Destinations in Colombia to add to your bucket list. With so many wildly varying destinations, planning a trip to Colombia can be overwhelming! To give you some inspiration, we’ve compiled a list for you.
Firstly, remember, Colombia isn’t the kind of country you can skip through in a couple of weeks and consider it “done.”
From the bustling, artistic vibe of the cities to the unspoiled beauty of its coasts, forests, deserts, and mountains, Colombia’s cultural and natural riches are almost infinite.
Some of the destinations in Colombia to add to your bucket list have become tourist hotspots, while others have only just been discovered. When you put them together, they’re proof of how diverse Colombia is.
1. The first destination in Colombia has to be THE COFFEE AND COUNTRYSIDE OF THE ZONA CAFETERIA.
Unsurprisingly, Colombia is synonymous with coffee. Furthermore, it is renowned for the quality of its hand-picked arabica beans. Hence, the evergreen Andean hills of the Zona Cafetera, coffee bushes blanket the steeply sloping sides of valleys with their distinctive, glossy foliage.
Be on the look out for Basket-toting harvesters who at sometimes are silhouetted against the morning mist.
Author’s note: The coffee fields of Quindo were my first destination in Colombia for my bucket list. Believe me, you will find it well placed to be your number one target.
The main cities of Pereira, Armenia, and Manizales generally serve as gateways to picturesque country villages. With brightly colored buildings and a spectacular mountain backdrop, once-sleepy Salento has become backpacker central.
Coffee plantations run daily tours from the main square. It’s a good base for arranging hiking trips to the nearby national parks. Far less touristy and arguably more authentic, check out Filandia, as it is a tiny, laidback pueblo.
Also, this region is nestled amid rolling green hills and blessed with some of rural Colombia’s best-preserved architecture. With accommodation ranging from the rustic to the luxurious, and also, attracting excellent views. You can also arrange to stay on a working coffee farm.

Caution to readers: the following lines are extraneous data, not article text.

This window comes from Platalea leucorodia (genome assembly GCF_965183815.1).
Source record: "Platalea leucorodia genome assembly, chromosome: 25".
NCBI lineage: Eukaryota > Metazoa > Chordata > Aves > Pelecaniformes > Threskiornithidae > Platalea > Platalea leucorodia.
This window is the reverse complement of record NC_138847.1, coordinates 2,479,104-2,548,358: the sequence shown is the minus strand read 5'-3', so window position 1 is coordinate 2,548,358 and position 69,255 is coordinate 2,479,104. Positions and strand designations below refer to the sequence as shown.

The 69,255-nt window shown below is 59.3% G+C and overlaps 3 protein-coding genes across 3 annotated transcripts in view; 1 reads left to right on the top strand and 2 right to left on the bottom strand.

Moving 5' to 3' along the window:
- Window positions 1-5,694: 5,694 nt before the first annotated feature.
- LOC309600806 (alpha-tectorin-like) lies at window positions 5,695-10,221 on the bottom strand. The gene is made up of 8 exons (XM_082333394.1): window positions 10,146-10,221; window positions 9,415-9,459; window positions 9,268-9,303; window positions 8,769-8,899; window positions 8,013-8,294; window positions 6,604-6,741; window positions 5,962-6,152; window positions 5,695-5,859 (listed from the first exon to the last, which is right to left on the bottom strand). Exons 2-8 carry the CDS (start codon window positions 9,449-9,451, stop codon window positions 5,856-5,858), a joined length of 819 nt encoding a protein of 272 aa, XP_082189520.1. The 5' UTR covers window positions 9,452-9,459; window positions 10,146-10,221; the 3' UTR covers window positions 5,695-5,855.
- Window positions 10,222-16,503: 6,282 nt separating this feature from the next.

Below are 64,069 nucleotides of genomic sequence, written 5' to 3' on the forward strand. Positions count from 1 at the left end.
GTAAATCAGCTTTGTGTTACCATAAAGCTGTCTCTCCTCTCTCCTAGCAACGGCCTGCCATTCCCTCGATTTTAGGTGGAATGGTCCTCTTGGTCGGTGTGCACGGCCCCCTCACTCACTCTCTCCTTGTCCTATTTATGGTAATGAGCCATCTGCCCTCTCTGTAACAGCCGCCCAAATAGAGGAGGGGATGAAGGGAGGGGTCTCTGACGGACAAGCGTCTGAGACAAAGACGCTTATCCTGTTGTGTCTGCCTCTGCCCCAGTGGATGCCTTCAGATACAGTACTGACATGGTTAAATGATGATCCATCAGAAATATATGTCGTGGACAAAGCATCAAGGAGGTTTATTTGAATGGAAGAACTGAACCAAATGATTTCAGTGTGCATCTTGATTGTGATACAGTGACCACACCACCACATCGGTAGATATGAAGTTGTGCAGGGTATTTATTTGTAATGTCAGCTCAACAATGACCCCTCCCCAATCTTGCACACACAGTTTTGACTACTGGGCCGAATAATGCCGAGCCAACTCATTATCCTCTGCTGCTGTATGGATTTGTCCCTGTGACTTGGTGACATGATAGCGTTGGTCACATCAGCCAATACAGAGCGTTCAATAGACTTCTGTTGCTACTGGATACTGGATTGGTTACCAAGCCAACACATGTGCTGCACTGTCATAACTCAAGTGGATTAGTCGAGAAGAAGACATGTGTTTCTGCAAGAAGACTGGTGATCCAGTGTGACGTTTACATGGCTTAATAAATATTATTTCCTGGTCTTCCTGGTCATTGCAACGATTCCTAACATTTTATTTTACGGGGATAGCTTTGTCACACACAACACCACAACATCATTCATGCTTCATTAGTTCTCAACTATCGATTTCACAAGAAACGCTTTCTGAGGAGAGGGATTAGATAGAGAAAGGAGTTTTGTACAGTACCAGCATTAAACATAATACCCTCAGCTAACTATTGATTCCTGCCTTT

2. Your second destination in Colombia for your bucket list has to be THE COLONIAL CHARMS OF CARTAGENA.
Cartagena is Colombia’s premier tourist destination, and it’s easy to see why. It’s one of the most exquisitely preserved colonial cities in South America. Not only that, it is a Caribbean port that was founded in 1533.
Remarkably, the trademark of Cartagena is its pastel-painted Spanish buildings and cobblestone streets concentrated in the old quarter of the city. All totally surrounded by 11km of fortified stone walls. Also around every corner is a piece of history. Whether it be a humble stone church, a richly ornamented cathedral, or a gothic-style bell tower.
What is more awesome, Cartagena is famous for its sunsets, attracting romancing couples who perch atop the ancient ramparts for the best views in town. In contrast, as evening fades, the night air fills with the sounds of cumbia and salsa. Hence, there’s as much dancing in the streets as in the city’s famously lively clubs.
Author’s Note: I fell in love with this city/port; it was such a contrast to the mountainous experience of the coffee fields. Cartagena is a fantastic choice for number two on your bucket list of destinations in Colombia to experience.
3. Next on your list of destinations in Colombia for your bucket list must be THE MYSTERIOUS RUINS OF CIUDAD PERDIDA.
One thousand two hundred years ago, the Tairona founded a great city in the Sierra Nevada mountains. Indeed it was an ingenious feat of engineering. With intricately cut stone buildings, a network of tiled roads, and over 250 circular terraces carved into the mountainside.